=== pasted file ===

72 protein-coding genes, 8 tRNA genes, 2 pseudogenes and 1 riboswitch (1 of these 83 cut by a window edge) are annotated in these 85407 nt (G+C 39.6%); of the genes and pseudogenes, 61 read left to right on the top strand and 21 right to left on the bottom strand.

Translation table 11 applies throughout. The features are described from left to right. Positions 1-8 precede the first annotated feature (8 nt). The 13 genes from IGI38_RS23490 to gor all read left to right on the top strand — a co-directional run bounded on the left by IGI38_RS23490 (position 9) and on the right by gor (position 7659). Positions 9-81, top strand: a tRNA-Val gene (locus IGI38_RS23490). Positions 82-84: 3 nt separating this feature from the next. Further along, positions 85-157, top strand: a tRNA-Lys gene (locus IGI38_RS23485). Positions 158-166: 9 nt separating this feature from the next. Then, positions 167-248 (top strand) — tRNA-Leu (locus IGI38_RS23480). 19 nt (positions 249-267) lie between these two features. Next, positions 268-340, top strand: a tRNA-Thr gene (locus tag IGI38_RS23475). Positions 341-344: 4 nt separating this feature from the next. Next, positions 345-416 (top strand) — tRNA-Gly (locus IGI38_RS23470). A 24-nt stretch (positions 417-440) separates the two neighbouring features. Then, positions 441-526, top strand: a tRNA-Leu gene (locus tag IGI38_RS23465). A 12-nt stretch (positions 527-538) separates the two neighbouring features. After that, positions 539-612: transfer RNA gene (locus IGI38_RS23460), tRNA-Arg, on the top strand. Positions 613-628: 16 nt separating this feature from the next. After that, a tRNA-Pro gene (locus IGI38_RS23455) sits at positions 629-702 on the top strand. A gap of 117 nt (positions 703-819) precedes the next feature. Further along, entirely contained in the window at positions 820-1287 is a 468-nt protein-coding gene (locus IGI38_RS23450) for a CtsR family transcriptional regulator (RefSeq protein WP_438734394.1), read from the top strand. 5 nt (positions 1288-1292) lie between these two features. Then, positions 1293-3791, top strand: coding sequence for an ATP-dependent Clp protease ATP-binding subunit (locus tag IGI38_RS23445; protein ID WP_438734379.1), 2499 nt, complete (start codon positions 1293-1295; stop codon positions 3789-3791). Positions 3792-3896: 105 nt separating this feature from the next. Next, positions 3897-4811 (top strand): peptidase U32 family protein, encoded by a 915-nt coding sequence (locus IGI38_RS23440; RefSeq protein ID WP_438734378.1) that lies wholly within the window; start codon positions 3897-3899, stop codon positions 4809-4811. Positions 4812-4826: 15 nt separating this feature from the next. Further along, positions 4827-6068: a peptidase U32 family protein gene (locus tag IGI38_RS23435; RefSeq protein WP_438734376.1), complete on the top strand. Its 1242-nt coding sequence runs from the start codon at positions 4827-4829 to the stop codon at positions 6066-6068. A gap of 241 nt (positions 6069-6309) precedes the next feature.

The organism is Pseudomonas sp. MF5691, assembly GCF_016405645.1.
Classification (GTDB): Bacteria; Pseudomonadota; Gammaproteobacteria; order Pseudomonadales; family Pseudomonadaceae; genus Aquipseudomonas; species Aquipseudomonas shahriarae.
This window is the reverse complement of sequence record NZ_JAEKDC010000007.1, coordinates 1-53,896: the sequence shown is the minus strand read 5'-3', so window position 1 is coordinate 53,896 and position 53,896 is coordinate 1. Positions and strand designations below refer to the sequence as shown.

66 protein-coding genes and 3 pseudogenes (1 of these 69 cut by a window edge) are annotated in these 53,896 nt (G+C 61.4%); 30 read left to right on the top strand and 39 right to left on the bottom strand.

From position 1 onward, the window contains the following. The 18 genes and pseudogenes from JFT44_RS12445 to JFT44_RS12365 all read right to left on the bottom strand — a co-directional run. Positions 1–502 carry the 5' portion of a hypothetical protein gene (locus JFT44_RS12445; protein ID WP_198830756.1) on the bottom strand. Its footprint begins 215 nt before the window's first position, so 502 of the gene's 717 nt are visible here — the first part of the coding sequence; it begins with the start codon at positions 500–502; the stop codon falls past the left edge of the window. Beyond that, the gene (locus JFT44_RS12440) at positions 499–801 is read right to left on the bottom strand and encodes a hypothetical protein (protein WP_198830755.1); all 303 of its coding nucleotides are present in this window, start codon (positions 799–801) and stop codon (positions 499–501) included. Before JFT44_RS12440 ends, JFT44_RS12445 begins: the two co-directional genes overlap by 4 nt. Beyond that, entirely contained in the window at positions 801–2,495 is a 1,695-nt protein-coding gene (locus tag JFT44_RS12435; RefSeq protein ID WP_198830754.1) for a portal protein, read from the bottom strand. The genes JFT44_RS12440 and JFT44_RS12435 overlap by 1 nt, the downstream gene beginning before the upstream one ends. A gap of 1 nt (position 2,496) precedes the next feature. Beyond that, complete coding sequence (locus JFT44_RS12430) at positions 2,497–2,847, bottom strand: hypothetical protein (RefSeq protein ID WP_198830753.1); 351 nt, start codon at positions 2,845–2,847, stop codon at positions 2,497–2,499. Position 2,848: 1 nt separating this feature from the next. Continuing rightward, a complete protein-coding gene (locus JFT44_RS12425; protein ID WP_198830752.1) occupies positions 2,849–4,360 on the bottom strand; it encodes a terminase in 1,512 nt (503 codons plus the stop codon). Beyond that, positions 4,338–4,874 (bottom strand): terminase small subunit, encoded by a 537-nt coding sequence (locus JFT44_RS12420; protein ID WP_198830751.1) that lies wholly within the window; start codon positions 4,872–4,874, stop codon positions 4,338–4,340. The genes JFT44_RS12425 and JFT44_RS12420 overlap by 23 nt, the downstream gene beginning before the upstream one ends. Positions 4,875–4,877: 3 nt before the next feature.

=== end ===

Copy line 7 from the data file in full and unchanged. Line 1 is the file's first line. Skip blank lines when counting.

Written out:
From position 1 onward, the window contains the following. The 18 genes and pseudogenes from JFT44_RS12445 to JFT44_RS12365 all read right to left on the bottom strand — a co-directional run. Positions 1–502 carry the 5' portion of a hypothetical protein gene (locus JFT44_RS12445; protein ID WP_198830756.1) on the bottom strand. Its footprint begins 215 nt before the window's first position, so 502 of the gene's 717 nt are visible here — the first part of the coding sequence; it begins with the start codon at positions 500–502; the stop codon falls past the left edge of the window. Beyond that, the gene (locus JFT44_RS12440) at positions 499–801 is read right to left on the bottom strand and encodes a hypothetical protein (protein WP_198830755.1); all 303 of its coding nucleotides are present in this window, start codon (positions 799–801) and stop codon (positions 499–501) included. Before JFT44_RS12440 ends, JFT44_RS12445 begins: the two co-directional genes overlap by 4 nt. Beyond that, entirely contained in the window at positions 801–2,495 is a 1,695-nt protein-coding gene (locus tag JFT44_RS12435; RefSeq protein ID WP_198830754.1) for a portal protein, read from the bottom strand. The genes JFT44_RS12440 and JFT44_RS12435 overlap by 1 nt, the downstream gene beginning before the upstream one ends. A gap of 1 nt (position 2,496) precedes the next feature. Beyond that, complete coding sequence (locus JFT44_RS12430) at positions 2,497–2,847, bottom strand: hypothetical protein (RefSeq protein ID WP_198830753.1); 351 nt, start codon at positions 2,845–2,847, stop codon at positions 2,497–2,499. Position 2,848: 1 nt separating this feature from the next. Continuing rightward, a complete protein-coding gene (locus JFT44_RS12425; protein ID WP_198830752.1) occupies positions 2,849–4,360 on the bottom strand; it encodes a terminase in 1,512 nt (503 codons plus the stop codon). Beyond that, positions 4,338–4,874 (bottom strand): terminase small subunit, encoded by a 537-nt coding sequence (locus JFT44_RS12420; protein ID WP_198830751.1) that lies wholly within the window; start codon positions 4,872–4,874, stop codon positions 4,338–4,340. The genes JFT44_RS12425 and JFT44_RS12420 overlap by 23 nt, the downstream gene beginning before the upstream one ends. Positions 4,875–4,877: 3 nt before the next feature.